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Scotland Nodwells PDF Print E-mail
The Family Nodwell
Written by Jennifer Nodwell   
Wednesday, 18 November 2009 20:35

I've been talking with Jim MacGregor about his Nodwells in Scotland. I feel certain that there is a connection in his tree to William's son William who remained in Ireland when the rest of the clan was emigrating to Canada. 

Last Updated on Wednesday, 18 November 2009 20:43
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Bruce Nodwell PDF Print E-mail
The Family Nodwell
Written by Jennifer Nodwell   
Wednesday, 28 January 2009 01:44

Bruce Nodwell an Inventor with Drive

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Bruce Nodwell had an unusual birth certificate: Province of Saskatchewan, Section 22, Township 36, Range 9, West of the 3rd. Born the son of a homesteader on May 12, 1914, he died in Calgary on January 20, 2006. During the intervening 91 years, Nodwell became the world's foremost inventor of industrial tracked vehicles.

His signature offroad machine, the Nodwell 110, sold more than 1,500 units, primarily to the North American oilpatch. Half a century later, its direct successor remains in production, albeit much improved and flanked by a fleet of other models.

Foremost Industries, founded by Nodwell and his son Jack in Calgary, has a market capitalization above $250 million, and operates in Russia, the United States and elsewhere. Yet success definitely did not come easily. "I've worn out three or four companies along the way, and quite a few customers, too," the self-educated pioneer once remarked.

His father Howard, raised in North Dakota, homesteaded 25 miles west of Saskatoon (population 500 in 1903) near the village of Asquith at age 16. Then as now, farming was unpredictable. When hail destroyed a grain crop just before harvest, Bruce Nodwell said his parents used the ice to make ice cream and to his recollection made no complaint about seeing a year's work wiped out.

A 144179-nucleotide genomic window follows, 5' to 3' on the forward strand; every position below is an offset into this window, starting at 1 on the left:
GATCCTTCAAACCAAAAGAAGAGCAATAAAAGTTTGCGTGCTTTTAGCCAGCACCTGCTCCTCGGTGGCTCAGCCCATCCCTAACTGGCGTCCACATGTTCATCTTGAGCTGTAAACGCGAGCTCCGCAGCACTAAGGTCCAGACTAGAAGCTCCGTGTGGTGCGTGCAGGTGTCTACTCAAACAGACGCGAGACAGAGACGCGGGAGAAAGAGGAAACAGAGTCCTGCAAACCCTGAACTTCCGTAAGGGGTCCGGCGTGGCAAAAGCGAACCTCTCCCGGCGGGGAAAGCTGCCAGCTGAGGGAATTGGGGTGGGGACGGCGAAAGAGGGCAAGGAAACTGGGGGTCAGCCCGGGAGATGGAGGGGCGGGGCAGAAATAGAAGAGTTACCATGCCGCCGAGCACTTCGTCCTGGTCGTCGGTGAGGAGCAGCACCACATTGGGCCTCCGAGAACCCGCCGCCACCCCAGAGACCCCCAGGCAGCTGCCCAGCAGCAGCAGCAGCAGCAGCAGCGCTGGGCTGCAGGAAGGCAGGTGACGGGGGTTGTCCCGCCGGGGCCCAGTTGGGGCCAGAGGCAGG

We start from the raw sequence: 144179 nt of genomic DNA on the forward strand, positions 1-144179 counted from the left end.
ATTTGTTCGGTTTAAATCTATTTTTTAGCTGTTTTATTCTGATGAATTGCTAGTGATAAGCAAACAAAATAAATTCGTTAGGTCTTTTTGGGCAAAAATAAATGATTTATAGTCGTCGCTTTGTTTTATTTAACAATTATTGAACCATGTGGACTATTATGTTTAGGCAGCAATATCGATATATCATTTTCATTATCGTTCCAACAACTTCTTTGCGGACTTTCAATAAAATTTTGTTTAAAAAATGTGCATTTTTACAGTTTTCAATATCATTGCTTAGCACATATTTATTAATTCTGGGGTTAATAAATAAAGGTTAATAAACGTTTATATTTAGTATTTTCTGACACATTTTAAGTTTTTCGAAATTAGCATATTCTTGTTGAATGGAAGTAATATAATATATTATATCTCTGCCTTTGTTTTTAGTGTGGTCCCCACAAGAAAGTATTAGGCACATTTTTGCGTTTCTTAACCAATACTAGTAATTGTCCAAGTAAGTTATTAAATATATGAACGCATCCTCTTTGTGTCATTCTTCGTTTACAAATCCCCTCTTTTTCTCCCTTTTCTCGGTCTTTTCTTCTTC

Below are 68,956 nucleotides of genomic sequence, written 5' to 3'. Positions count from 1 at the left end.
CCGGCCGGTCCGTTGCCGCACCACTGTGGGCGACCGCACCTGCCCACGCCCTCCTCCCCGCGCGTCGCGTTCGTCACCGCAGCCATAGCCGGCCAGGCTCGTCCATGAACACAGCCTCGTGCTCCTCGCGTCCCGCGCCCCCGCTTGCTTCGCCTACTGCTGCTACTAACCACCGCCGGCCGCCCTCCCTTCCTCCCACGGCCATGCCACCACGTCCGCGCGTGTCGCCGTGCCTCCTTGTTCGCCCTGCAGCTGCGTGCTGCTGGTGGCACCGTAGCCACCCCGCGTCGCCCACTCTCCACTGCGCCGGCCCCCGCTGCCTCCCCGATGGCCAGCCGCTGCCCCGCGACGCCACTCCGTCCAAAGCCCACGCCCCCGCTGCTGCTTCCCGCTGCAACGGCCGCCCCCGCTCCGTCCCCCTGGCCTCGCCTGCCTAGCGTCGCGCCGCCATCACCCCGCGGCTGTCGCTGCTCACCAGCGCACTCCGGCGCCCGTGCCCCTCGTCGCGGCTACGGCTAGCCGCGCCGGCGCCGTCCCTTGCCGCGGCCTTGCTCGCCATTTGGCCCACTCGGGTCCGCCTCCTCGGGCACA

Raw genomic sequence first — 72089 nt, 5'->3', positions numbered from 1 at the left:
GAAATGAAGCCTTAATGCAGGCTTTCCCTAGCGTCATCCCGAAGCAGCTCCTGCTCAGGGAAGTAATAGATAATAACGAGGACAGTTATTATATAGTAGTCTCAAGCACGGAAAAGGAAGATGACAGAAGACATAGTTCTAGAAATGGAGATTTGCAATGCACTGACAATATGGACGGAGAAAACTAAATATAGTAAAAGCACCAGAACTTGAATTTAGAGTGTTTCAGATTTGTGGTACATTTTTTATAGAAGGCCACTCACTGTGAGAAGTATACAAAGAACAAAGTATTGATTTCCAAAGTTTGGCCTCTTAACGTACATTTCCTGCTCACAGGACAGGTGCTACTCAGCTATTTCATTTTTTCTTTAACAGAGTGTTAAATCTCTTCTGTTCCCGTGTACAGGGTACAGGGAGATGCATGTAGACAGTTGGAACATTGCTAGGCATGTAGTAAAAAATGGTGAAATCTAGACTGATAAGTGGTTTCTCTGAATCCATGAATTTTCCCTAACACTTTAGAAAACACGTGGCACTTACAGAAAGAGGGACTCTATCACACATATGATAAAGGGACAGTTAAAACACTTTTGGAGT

His father became a grain buyer, moving frequently from town to town. Formal education, under the circumstances, was erratic. "I never learned a thing in school," Bruce Nodwell stated flatly in a private family memoir. In 1923, the Nodwells migrated from Carmangay in southern Alberta back to Asquith, where Howard bought an interest in a hardware store. Their 1918 Dodge Touring car, towing a buggy converted into a trailer, travelled on prairie trails used earlier by Red River carts. Colored strips painted sporadically on telephone poles marked the route; the only accommodation was a tent.

Last Updated on Wednesday, 28 January 2009 01:55
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Irish Roots PDF Print E-mail
The Family Nodwell
Written by Jennifer Nodwell   
Sunday, 25 January 2009 10:57

This story comes to us from R. Gordon Nodwell, descendant of William Nodwell. Though I do not know the original date of his writing, the copy which he sent to me is marked as revised in January, 1995. Gordon lived in Canada, and I met him through a genealogy forum around 2001. He is a most knowledgeable Nodwell researcher, without whose efforts I would have been stumped in the second generation back from my husband.

The Nodwells in Ireland and Canada

The earliest record of people with the name Nodwell in Ireland that I have been able to find is in the list of rents paid in the manor of Castledawson in the period after 1725. Matthew Nodwell and William Nodwell are reported as rent payers in those years (the rent seems to have been two pounds, but there is no clear indication as to the period which that covers). In a list of residents in the parish of Magherafelt (which apparently included the manor of Castledawson) in 1766, the same two names appear with the addition of a third -- William the younger. It is interesting to note that one entry lists part of the rent for William Nodwell as "work for Mr. Berkeley ... and to hewing shiags to ye Chapell."

How came these people to this place?

It is clear that they came to Ireland from England. baptismal and marriage records show people of this name in cornwall and Devon and in Londong and Hertfordshire. In the Cornwall and Devon area the predominant spelling of the name is Notwell, with variants, Nutwill or Nuttwell. (No doubt the clergy who recorded these events were not especially particular about spelling.) I have found records of 85 baptisms and 35 marriages between 1660 and 1872 in these two counties. The predominant names are John, Robert, Thomas and William, with a Christopher, Francis, Stephen and Nicholas thrown in. The females are named after their mothers and are therefore more varied.

In London and Hertford the spelling of the name is usually Nodwell with occasional variations of Nuttwell or Notwell. Common first names are Joh, Francis and Matthew, with one Robert, one James, a George and an Edmund. I have found records of 44 baptisms and 14 marriages between 1597 and 1790.

Last Updated on Friday, 20 August 2010 19:10
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